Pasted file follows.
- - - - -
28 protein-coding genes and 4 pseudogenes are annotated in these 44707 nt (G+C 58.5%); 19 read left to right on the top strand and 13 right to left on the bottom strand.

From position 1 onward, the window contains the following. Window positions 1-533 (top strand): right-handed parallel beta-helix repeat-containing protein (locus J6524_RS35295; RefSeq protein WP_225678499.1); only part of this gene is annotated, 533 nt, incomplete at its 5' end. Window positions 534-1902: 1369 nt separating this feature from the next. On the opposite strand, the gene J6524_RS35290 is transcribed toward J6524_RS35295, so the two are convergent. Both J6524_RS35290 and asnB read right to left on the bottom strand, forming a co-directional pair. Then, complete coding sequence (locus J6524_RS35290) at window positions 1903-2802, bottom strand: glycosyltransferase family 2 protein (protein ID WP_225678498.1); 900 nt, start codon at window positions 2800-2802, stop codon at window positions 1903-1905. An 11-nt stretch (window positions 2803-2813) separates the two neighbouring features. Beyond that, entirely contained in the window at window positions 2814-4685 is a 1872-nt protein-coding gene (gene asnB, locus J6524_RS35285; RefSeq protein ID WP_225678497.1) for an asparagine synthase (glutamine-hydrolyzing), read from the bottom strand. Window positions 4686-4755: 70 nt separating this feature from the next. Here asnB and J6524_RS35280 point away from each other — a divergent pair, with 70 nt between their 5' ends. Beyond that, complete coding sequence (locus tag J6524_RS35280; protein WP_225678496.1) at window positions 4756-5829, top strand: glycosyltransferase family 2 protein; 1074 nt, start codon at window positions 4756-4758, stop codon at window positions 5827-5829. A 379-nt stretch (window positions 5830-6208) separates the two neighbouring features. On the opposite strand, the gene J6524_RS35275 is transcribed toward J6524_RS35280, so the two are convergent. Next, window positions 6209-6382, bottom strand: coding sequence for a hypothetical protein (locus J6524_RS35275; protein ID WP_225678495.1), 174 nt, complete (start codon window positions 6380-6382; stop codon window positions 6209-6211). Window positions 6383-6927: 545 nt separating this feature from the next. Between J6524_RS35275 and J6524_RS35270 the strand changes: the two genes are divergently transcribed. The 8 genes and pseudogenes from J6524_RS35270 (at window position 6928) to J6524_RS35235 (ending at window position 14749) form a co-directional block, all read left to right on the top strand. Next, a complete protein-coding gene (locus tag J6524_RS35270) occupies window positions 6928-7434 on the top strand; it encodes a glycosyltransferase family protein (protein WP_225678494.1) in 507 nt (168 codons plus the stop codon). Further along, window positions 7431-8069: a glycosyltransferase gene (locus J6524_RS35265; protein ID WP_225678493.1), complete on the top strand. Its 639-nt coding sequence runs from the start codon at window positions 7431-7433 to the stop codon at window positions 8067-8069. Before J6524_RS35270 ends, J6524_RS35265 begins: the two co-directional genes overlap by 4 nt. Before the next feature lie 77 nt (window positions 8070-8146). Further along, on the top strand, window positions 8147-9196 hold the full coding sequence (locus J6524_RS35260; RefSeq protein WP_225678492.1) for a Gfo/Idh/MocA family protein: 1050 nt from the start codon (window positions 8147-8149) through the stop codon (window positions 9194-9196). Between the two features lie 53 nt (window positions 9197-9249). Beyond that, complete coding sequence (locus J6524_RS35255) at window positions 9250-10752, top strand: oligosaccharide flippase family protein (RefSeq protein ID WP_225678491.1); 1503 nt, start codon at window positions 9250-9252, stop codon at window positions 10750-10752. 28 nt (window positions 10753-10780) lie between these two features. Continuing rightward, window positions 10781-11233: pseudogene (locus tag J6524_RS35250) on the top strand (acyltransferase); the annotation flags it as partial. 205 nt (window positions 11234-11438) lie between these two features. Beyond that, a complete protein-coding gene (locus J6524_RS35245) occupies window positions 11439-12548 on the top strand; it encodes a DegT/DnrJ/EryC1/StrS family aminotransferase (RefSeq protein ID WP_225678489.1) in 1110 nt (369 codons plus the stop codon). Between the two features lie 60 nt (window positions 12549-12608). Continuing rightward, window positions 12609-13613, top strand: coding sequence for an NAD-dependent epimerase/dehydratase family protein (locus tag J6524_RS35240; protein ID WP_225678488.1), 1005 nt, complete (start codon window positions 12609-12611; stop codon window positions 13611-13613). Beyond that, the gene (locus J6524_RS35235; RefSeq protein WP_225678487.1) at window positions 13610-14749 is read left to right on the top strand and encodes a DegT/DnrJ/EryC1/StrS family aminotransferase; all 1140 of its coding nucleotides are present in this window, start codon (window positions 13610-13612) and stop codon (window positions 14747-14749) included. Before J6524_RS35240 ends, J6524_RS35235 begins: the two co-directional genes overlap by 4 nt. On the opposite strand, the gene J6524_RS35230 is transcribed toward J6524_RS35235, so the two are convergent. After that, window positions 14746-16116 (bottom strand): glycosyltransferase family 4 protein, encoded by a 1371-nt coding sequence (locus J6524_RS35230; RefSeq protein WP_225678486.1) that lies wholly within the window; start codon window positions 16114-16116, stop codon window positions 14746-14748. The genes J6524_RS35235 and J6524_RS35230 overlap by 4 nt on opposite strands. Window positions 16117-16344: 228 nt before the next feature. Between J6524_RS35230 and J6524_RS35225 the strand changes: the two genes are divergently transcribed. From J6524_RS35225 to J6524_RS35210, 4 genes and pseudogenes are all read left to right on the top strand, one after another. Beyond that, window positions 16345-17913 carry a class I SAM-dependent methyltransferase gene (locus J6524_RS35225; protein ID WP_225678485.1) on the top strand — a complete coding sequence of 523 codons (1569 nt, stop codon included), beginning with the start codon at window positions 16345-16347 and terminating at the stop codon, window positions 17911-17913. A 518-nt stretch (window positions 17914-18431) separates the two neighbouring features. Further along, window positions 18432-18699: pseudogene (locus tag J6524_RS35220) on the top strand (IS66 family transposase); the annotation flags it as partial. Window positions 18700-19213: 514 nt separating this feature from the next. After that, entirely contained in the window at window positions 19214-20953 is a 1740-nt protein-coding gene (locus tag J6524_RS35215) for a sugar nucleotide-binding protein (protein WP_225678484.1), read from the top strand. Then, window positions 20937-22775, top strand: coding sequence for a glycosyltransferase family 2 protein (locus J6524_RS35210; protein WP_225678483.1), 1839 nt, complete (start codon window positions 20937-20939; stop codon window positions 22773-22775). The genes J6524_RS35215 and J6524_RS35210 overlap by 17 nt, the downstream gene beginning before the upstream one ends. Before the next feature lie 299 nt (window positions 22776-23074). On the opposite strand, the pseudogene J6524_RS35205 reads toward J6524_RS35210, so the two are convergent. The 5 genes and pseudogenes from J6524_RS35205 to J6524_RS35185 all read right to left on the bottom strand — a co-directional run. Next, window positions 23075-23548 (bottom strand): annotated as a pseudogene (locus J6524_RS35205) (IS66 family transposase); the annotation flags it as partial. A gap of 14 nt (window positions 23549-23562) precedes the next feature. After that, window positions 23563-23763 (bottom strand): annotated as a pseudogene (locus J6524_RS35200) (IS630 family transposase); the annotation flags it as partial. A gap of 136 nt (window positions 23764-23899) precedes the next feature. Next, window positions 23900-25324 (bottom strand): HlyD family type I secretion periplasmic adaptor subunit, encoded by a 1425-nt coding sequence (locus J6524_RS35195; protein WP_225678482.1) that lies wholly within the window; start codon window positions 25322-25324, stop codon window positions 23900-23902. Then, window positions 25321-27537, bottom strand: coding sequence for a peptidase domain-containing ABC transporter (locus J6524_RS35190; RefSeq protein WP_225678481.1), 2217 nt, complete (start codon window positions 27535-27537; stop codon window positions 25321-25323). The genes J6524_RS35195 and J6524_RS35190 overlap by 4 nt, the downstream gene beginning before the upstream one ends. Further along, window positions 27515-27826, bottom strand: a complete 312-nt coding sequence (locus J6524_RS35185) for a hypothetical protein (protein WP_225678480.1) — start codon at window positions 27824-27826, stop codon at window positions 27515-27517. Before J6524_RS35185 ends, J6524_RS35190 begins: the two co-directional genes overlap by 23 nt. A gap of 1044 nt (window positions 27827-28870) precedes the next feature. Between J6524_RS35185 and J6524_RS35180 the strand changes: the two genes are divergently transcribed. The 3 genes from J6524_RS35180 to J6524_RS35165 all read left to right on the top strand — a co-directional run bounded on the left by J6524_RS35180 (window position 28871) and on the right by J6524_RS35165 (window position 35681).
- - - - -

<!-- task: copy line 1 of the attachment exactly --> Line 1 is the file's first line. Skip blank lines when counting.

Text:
28 protein-coding genes and 4 pseudogenes are annotated in these 44707 nt (G+C 58.5%); 19 read left to right on the top strand and 13 right to left on the bottom strand.